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Baalke's One Draft Mistake ...

So, based on our track record of 4th round picks, we absolutely did the right thing by moving up to get Davis! I'm happy we did and just as happy we picked Iupati and got a quality OLine coach. Now we can become a force.
Originally posted by Ninefan56:
Originally posted by CorvaNinerFan:
The BL is nobody was in the Niner draft room...except Singletary, Baalke, Jed and whoever else. But, the point is, they and only they had any insight into the possibility of another team jumping in front of them to get their guy. It's so easy to second-guess, but another to understand the dynamics of that draft...and as I pointed out earlier, as soon as they jumped up to get Davis, a slew of trades followed. I think that validated what they felt was coming...and they wanted to take no chances to miss out on their OT...for the 2nd year in a row.

I think it was a quality move by Baalke. He saw the guy he wanted, he knew the potential of a draft up by another team and he had the intestinal fortitude to go get him with a trade. If we had lost Davis then everyone would have said that he should have traded to be sure that no one went up to get him. If we did nothing and he dropped to us then people would have said that Baalke did not have the intestinal fortitude to go get him. So any way you look at it Baalke would have been criticized. So I would rather have him be criticized for being aggressive than for having him be criticized for no energy or being lax. So I think he had a good draft, we got people that fit our needs. I would have liked Suh and Haden and Spiller and Graham as well but life does not work out like that. So I think Baalke did well and time will reveal how well he picked.

Absolutely. Quite agree
Originally posted by nflguy49:
The Niners needed a new RT and they had Davis as the highest ranked OT on the board. I'm glad they didn't take any chances and made the move up to get him.
Originally posted by 49erWill:
its no big deal, we have two 4th round picks next year
Originally posted by TX9R:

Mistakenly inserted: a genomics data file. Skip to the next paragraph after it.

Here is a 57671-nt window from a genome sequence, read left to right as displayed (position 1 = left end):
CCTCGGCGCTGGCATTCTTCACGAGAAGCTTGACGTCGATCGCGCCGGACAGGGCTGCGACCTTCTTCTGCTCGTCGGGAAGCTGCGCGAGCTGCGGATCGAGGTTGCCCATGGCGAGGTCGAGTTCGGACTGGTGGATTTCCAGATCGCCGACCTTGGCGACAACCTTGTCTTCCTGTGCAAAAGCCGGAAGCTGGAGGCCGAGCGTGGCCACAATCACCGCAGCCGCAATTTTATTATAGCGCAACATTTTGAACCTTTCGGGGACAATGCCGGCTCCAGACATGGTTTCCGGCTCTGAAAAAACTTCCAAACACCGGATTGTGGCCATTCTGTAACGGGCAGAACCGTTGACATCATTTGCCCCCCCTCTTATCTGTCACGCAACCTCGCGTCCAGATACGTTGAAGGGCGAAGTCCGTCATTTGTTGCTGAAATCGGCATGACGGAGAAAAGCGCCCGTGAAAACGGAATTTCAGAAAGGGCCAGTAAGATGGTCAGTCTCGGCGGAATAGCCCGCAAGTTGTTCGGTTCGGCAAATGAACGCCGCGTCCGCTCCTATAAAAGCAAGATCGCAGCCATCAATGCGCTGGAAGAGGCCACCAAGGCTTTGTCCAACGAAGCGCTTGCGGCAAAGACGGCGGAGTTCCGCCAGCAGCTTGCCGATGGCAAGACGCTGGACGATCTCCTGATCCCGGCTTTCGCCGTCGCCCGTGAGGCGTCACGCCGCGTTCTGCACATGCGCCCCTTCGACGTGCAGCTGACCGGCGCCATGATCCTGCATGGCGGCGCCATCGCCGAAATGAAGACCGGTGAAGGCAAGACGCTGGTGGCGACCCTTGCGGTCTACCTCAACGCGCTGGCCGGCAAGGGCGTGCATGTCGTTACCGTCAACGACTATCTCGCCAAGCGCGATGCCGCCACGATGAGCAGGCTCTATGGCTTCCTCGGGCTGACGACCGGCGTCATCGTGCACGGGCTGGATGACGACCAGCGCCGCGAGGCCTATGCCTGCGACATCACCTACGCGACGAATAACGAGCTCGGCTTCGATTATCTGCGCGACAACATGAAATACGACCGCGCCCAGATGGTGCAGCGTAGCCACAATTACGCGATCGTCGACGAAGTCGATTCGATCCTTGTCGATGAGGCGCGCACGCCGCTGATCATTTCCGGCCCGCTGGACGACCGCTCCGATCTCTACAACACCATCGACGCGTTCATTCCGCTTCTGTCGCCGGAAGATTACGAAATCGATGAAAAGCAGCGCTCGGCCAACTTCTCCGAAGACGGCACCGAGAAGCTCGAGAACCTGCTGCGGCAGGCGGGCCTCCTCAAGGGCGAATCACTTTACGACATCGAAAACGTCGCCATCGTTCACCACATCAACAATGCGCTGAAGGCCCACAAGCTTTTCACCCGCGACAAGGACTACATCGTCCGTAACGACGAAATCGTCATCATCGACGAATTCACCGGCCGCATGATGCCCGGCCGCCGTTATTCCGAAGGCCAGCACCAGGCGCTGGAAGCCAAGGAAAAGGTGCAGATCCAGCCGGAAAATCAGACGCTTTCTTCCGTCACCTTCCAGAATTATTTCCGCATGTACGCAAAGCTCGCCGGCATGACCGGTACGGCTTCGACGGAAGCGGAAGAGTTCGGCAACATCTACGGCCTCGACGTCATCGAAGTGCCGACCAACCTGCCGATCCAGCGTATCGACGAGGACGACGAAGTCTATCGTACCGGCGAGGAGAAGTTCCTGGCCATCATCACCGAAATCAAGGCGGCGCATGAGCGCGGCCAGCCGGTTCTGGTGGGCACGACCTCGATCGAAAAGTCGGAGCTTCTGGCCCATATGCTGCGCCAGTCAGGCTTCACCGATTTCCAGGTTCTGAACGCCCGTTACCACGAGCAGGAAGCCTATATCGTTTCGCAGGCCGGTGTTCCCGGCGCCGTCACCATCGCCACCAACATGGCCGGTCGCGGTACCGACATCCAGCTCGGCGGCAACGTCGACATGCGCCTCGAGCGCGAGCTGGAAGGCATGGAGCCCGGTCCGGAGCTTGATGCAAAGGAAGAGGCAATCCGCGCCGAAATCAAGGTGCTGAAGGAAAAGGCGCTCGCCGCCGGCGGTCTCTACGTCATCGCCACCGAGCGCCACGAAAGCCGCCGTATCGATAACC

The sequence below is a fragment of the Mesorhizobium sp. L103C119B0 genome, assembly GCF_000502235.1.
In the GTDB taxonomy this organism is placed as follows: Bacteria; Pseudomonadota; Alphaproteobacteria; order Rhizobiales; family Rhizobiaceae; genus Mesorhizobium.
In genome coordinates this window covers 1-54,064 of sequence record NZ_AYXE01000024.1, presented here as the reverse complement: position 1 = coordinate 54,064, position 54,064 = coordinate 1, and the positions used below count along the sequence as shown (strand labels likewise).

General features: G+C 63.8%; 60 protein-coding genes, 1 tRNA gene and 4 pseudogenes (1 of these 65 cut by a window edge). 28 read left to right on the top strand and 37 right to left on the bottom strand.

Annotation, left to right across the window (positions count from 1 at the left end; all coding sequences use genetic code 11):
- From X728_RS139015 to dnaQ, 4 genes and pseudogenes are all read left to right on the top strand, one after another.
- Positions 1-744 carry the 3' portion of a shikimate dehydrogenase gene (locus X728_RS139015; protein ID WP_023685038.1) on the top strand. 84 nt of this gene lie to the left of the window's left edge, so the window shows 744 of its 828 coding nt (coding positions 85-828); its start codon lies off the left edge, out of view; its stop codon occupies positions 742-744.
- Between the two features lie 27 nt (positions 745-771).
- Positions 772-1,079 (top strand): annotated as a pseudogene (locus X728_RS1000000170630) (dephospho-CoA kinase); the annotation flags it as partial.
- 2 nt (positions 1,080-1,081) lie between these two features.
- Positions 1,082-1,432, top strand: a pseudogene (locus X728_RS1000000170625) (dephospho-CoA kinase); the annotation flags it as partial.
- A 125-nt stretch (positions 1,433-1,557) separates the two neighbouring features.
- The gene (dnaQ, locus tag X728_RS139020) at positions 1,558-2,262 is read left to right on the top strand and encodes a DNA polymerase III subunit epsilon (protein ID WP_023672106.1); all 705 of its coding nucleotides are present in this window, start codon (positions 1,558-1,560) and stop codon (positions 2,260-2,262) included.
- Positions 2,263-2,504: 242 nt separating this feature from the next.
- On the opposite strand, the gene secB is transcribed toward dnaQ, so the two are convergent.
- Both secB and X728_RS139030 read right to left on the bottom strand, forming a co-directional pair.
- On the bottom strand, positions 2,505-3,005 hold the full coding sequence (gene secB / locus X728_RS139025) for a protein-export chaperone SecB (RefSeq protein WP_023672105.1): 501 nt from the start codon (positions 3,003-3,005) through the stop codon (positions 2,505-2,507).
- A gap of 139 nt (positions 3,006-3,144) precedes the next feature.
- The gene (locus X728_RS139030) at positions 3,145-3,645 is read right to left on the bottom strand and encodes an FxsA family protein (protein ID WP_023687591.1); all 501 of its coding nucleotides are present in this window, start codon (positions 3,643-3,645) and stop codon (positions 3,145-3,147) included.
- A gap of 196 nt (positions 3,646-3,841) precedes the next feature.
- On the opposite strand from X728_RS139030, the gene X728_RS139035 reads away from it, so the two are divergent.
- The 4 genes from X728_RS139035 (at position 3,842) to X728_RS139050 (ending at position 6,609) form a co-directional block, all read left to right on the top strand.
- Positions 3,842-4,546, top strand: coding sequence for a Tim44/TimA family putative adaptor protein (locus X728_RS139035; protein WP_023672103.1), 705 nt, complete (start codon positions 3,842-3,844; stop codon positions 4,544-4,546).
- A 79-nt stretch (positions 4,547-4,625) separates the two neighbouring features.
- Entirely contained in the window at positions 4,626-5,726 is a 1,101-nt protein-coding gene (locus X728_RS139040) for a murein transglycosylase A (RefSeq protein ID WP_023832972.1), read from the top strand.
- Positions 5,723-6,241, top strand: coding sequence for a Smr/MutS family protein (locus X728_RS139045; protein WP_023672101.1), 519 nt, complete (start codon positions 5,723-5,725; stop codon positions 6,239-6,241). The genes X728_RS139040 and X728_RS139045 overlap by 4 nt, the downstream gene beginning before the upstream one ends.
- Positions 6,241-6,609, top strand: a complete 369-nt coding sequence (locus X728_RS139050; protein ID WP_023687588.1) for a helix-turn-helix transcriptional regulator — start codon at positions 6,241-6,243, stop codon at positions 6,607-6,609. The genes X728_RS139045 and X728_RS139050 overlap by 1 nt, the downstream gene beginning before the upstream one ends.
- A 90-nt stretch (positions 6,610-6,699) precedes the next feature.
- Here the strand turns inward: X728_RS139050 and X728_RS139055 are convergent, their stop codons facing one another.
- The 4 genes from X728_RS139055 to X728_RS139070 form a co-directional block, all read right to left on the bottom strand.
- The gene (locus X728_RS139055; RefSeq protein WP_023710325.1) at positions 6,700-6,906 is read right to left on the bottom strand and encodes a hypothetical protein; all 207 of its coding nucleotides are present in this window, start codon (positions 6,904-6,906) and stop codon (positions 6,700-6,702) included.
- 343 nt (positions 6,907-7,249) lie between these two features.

The mistake was drafting Taylor Mays.

Hardly a mistake in the 2nd round at #49...
Originally posted by SanDiego49er:
Originally posted by TX9R:
The mistake was drafting Taylor Mays.

Hardly a mistake in the 2nd round at #49...

Originally posted by Kalen49ers:
Originally posted by SanDiego49er:
Originally posted by TX9R:
The mistake was drafting Taylor Mays.

Hardly a mistake in the 2nd round at #49...


Originally posted by chico49erfan:
Originally posted by Kalen49ers:
Originally posted by SanDiego49er:
Originally posted by TX9R:
The mistake was drafting Taylor Mays.

Hardly a mistake in the 2nd round at #49...



Originally posted by SanDiego49er:
Originally posted by nflguy49:
The Niners needed a new RT and they had Davis as the highest ranked OT on the board. I'm glad they didn't take any chances and made the move up to get him.
It was an aggressive move and I like it, here’s why…

During the 2004 draft it was no secret that we needed a wide receiver to replace TO. Donahue was poised to take Michael Clayton at 16, then all of a sudden, without warning, Tampa Bay unexpectedly grabbed him one selection before us. I read that the media could hear Donahue cursing through the hallways as it happened. After which he traded down twice, all the way to the 28th slot and selected, you guessed it, Rashaun Woods. With Philly’s 2nd Donahue chose Shawntae Spencer and with Carolina's 4th he selected Richard Seigler. Spencer was a keeper but all things considered, it wasn't worth the extra picks.

Imagine how different it could have been had Donahue showed some nads and traded up to secure the player he wanted. Maybe Clayton wouldn't have been the answer but for sure he would have been better than Woods. Just goes to show that it's better to be aggressive and go after the guy you want rather than just sit there and hope for the best or trade down fruitlessly for more picks.
I'm sure the Jacksonville forums are inundated with "our guy was there at 10, so why not take him? Good move!" versus "why didn't we trade down and get him later?" posts.